Crime and the Global City

Mitchell, K. and MacFarlane, K. 2016. Crime and the Global City: Migration, Borders, and the Pre-Criminal. Oxford Handbooks in Criminology.

In recent years social scientists have been interested in the growth and
transformation of global cities. These metropolises, which function as key command centers
in global production networks, manifest many of the social, economic, and political tensions
and inequities of neoliberal globalization. Their international appeal as sites of financial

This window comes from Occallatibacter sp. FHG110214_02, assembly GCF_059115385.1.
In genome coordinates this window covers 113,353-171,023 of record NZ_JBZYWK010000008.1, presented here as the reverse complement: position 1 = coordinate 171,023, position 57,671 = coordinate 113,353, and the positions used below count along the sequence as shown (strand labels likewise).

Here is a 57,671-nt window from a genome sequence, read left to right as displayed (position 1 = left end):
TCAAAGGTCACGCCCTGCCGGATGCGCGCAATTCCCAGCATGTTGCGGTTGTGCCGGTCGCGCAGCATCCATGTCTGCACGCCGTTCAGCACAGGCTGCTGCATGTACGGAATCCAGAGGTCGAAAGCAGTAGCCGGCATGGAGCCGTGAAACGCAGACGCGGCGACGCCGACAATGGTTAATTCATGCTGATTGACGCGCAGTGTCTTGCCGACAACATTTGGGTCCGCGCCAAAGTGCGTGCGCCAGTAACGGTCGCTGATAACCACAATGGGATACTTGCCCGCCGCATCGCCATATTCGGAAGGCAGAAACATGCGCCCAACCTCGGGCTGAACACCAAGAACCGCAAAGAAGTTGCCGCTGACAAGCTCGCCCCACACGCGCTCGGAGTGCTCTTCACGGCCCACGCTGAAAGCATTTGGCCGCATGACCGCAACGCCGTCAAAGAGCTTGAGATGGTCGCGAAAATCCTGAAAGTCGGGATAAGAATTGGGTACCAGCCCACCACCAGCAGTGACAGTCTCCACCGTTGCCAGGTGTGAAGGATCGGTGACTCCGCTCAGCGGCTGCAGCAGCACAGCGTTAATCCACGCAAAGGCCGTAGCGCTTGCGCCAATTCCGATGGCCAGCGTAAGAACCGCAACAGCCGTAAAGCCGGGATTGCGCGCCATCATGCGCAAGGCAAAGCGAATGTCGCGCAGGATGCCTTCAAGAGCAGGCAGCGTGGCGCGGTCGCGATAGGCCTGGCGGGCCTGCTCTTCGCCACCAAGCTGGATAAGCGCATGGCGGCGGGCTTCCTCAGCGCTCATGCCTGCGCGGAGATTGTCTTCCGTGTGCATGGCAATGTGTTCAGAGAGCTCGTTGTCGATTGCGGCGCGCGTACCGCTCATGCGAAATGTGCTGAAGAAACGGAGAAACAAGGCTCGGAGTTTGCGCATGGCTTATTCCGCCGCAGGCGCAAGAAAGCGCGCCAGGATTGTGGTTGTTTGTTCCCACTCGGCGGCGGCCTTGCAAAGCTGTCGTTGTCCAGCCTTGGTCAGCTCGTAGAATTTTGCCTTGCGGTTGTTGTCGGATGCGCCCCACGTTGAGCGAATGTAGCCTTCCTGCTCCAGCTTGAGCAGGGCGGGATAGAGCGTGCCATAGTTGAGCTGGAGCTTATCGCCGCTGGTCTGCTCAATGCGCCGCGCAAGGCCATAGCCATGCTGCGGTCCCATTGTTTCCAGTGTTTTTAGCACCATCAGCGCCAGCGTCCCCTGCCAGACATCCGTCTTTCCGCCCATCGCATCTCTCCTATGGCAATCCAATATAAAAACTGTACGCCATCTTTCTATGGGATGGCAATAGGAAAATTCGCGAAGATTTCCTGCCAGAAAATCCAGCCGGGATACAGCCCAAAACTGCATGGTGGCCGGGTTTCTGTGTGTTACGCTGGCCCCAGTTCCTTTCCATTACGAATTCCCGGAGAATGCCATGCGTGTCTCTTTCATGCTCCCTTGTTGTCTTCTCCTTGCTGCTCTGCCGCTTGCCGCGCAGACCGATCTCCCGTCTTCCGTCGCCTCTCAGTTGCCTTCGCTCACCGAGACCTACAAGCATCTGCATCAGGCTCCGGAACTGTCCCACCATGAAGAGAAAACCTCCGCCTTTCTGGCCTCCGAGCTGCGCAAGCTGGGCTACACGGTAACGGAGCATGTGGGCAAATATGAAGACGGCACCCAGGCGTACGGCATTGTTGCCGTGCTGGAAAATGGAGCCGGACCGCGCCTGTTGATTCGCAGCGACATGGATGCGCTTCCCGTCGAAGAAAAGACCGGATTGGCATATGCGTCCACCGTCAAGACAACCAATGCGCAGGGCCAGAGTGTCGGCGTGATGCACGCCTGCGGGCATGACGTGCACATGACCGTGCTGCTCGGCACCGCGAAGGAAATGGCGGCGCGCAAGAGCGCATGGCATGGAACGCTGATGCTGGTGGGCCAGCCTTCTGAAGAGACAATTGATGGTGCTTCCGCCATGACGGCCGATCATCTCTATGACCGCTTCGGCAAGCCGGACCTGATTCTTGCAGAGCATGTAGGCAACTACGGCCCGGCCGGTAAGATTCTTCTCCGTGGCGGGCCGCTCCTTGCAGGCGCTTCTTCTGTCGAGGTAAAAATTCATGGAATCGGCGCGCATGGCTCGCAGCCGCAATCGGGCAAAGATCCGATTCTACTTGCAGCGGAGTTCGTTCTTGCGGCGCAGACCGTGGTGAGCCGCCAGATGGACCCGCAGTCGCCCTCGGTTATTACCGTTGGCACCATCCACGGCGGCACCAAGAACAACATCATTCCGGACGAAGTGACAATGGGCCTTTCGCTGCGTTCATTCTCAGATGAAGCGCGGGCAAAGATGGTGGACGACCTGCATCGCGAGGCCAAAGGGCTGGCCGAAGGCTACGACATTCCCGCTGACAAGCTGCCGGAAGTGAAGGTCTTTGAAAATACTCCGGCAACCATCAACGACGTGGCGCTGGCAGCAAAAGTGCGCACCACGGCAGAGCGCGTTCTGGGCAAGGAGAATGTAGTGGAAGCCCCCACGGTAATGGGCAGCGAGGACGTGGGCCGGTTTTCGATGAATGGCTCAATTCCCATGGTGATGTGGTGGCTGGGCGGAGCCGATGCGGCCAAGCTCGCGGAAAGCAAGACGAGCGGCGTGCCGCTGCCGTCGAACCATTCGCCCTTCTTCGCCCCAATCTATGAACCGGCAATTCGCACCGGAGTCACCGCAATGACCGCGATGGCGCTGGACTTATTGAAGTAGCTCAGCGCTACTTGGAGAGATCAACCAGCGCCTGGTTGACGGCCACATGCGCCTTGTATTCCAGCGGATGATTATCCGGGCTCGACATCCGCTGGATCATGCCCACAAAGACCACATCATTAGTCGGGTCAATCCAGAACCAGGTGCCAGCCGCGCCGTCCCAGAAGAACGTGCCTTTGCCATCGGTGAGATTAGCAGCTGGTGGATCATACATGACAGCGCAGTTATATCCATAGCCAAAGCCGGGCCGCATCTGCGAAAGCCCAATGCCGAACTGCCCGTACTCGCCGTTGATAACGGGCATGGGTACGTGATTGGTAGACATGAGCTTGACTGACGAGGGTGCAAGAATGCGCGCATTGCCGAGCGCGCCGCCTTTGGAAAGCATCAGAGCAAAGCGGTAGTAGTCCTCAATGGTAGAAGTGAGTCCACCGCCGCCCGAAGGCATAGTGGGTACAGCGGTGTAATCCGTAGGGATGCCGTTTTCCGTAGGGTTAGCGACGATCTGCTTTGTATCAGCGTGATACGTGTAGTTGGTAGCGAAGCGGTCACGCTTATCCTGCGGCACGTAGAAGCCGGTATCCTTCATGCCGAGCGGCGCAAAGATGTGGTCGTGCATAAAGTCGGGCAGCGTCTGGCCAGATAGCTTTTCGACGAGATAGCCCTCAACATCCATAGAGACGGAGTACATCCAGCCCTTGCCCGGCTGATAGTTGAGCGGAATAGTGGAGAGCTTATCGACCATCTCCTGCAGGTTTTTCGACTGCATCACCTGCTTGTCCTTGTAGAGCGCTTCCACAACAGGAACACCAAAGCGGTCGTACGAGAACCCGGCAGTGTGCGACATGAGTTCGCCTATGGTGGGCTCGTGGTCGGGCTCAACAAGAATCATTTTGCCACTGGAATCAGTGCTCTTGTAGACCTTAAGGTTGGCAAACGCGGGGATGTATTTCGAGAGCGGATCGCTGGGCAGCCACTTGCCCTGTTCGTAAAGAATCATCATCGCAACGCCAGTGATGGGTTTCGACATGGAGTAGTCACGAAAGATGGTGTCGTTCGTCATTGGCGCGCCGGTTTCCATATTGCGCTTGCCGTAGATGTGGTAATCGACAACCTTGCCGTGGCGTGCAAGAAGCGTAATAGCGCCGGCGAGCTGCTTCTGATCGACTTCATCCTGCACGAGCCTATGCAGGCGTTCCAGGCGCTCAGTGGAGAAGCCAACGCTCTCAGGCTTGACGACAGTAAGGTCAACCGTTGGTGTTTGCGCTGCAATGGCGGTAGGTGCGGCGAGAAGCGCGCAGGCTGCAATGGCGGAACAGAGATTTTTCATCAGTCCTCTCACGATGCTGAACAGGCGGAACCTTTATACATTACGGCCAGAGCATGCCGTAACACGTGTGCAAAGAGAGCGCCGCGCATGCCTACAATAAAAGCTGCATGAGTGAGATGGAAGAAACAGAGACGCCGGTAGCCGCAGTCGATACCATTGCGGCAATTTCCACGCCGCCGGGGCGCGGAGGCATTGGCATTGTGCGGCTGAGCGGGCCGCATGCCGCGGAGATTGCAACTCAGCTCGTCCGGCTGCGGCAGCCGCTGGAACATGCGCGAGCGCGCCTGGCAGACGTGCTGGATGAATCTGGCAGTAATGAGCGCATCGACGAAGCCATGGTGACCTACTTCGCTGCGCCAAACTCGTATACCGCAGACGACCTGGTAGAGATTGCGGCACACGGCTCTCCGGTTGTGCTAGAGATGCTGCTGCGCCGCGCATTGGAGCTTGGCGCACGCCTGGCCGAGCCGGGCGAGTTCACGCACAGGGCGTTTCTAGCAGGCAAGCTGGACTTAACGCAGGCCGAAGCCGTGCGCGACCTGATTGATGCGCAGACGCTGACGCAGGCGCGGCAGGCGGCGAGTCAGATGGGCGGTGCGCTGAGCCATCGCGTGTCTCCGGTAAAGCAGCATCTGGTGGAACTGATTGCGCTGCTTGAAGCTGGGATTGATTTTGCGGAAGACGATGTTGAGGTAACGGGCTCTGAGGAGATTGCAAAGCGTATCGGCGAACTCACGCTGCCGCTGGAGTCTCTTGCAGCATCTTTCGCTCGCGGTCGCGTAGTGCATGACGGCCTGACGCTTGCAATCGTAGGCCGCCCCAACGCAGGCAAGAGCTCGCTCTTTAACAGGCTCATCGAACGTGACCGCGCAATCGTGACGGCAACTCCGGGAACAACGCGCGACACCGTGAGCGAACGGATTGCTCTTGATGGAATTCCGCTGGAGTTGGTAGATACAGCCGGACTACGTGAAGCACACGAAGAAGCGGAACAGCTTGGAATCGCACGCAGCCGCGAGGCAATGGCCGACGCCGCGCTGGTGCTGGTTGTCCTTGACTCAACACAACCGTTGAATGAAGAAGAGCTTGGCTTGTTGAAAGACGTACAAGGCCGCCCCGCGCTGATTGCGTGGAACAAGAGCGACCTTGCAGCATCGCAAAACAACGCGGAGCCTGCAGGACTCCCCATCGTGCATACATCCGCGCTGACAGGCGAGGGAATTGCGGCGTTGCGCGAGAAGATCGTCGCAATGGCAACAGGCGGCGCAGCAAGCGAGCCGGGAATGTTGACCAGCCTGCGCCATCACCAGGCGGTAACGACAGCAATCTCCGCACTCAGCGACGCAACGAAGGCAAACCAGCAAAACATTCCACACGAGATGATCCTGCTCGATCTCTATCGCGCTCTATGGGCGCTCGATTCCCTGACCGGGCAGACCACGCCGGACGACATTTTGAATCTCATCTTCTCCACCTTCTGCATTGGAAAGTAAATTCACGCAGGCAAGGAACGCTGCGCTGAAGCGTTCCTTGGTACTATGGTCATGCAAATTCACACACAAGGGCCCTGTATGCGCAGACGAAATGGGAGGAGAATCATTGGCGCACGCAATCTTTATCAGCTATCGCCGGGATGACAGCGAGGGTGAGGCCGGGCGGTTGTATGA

freedom and free trade frequently obscures the global city underbelly: practices of labor
exploitation, racial discrimination, and migrant deferral. This chapter explores some of these
global tensions, showing how they have shaped the strategies and technologies behind urban
crime prevention, security, and policing. In particular we show how certain populations
perceived as risky become treated as (pre)criminals: individuals in need of management and
control before any criminal behavior has occurred. We demonstrate further how the
production of the pre-criminal can lead to dispossession, delay, and detention as well as to
increasing gentrification and violence.